Date of Degree


Document Type


Degree Name





Robert Reid-Pharr

Committee Members

Carmen Kynard

Herman Bennett

Subject Categories

American Literature | American Studies | Literature in English, North America, Ethnic and Cultural Minority | Other American Studies


African American Literature, Black Studies, American Studies, Afrofuturism


Over the last twenty years, specifically with the summer 2002 issue of Social Text edited by Dr. Alondra Nelson, Afrofuturism has become a serious focus for academic inquiry. For people familiar with the term, Afrofuturism is presented as a movement borne of our contemporary moment. However, this dissertation explores the ways in which Afrofuturism is actually a cornerstone for both African American literature and the struggle for civil/human rights. I do this by exploring the following questions: How does the enslavement of African/ African Americans and its aftermath play out in early African American literature? How do African Americans writers situate and present their contemporary circumstances to audiences?

And finally, how do African American writers use literature as a tool to imagine and help create better futures?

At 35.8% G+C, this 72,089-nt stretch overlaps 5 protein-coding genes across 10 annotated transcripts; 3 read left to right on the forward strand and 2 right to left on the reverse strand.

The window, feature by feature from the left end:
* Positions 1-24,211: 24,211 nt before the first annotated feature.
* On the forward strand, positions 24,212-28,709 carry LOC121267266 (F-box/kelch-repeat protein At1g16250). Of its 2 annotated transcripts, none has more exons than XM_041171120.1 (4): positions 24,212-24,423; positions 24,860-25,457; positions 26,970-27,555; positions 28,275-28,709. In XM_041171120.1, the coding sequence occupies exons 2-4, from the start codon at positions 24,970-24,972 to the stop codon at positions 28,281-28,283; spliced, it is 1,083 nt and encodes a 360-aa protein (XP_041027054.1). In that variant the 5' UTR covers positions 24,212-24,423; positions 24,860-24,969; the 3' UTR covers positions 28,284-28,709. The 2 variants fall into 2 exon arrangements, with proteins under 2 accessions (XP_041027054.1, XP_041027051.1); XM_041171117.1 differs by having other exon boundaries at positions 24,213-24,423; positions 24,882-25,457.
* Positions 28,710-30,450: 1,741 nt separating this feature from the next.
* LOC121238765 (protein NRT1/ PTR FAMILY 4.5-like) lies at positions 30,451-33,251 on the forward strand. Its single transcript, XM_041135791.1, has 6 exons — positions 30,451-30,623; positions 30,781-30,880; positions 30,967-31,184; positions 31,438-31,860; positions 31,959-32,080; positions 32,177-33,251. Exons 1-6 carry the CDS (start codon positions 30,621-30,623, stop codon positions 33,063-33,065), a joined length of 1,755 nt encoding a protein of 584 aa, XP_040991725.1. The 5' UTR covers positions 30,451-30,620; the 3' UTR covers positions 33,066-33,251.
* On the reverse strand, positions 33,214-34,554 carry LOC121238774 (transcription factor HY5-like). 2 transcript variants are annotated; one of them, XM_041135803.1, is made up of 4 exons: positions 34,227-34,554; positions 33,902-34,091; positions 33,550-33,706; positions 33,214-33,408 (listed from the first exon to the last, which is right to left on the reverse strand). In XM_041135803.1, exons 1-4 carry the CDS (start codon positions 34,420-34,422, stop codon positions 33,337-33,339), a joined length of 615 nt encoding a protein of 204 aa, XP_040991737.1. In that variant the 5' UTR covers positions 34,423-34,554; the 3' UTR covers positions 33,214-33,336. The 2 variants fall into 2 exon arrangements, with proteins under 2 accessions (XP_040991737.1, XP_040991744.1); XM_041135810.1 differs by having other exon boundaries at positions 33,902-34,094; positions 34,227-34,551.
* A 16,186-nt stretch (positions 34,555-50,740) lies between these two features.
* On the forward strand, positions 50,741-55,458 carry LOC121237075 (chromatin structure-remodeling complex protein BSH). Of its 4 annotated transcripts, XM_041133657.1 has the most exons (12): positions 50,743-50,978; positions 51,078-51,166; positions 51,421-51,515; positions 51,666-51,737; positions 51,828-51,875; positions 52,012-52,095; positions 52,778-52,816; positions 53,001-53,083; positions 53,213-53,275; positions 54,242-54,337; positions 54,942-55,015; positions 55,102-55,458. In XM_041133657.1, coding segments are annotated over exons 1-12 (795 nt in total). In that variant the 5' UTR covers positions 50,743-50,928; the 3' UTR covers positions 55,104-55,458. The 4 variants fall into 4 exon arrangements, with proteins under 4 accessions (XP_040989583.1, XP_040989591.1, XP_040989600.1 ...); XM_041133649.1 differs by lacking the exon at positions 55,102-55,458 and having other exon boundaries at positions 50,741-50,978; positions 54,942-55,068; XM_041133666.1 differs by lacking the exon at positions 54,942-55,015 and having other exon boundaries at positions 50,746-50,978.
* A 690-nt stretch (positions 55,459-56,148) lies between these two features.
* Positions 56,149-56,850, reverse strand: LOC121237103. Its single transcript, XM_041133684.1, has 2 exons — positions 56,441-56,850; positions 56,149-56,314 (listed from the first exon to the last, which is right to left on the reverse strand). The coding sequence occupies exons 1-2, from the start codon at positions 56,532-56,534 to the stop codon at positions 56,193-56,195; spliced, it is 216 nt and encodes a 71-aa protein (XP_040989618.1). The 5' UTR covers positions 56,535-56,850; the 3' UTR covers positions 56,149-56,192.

This dissertation, then, constructs a cultural narrative from laws, print media, novels, and archival research. The interdisciplinary nature of this inquiry presents a picture of the societal ills being highlighted, critiqued, and re-imagined in early Afrofuturist texts and speculative returns in neo-slave narratives. To that end, I begin the dissertation with Henry Louis Gates, Jr.’s The Trials of Phillis Wheatley. The discussion of this text lays the foundation for the speculation regarding black creativity. The speculation of Phillis Wheatley’s talent is directly related to the early/pre-American conversations about black person-hood. The final chapter examines the ways in which authors writing at the height of the Jim Crow era utilized Afrofuturist principles in hopes of establishing better futures for the African diaspora.